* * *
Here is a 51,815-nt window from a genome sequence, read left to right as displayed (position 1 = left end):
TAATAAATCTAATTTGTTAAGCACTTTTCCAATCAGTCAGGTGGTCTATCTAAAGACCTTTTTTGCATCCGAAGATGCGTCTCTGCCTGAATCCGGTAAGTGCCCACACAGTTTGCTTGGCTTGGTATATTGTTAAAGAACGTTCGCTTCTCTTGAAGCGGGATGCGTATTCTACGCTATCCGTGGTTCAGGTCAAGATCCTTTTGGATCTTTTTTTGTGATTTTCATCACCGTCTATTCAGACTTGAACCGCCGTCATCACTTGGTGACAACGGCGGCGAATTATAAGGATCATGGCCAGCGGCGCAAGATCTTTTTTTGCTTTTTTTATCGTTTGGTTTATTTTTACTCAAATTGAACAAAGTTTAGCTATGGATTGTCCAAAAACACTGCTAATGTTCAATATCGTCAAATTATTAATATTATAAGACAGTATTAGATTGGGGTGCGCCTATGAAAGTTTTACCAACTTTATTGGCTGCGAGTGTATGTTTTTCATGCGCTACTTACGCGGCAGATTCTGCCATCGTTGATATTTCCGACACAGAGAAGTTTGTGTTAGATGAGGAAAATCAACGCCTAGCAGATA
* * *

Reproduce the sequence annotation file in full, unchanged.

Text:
Here is a 51,815-nt window from a genome sequence, read left to right as displayed (position 1 = left end):
TAATAAATCTAATTTGTTAAGCACTTTTCCAATCAGTCAGGTGGTCTATCTAAAGACCTTTTTTGCATCCGAAGATGCGTCTCTGCCTGAATCCGGTAAGTGCCCACACAGTTTGCTTGGCTTGGTATATTGTTAAAGAACGTTCGCTTCTCTTGAAGCGGGATGCGTATTCTACGCTATCCGTGGTTCAGGTCAAGATCCTTTTGGATCTTTTTTTGTGATTTTCATCACCGTCTATTCAGACTTGAACCGCCGTCATCACTTGGTGACAACGGCGGCGAATTATAAGGATCATGGCCAGCGGCGCAAGATCTTTTTTTGCTTTTTTTATCGTTTGGTTTATTTTTACTCAAATTGAACAAAGTTTAGCTATGGATTGTCCAAAAACACTGCTAATGTTCAATATCGTCAAATTATTAATATTATAAGACAGTATTAGATTGGGGTGCGCCTATGAAAGTTTTACCAACTTTATTGGCTGCGAGTGTATGTTTTTCATGCGCTACTTACGCGGCAGATTCTGCCATCGTTGATATTTCCGACACAGAGAAGTTTGTGTTAGATGAGGAAAATCAACGCCTAGCAGATA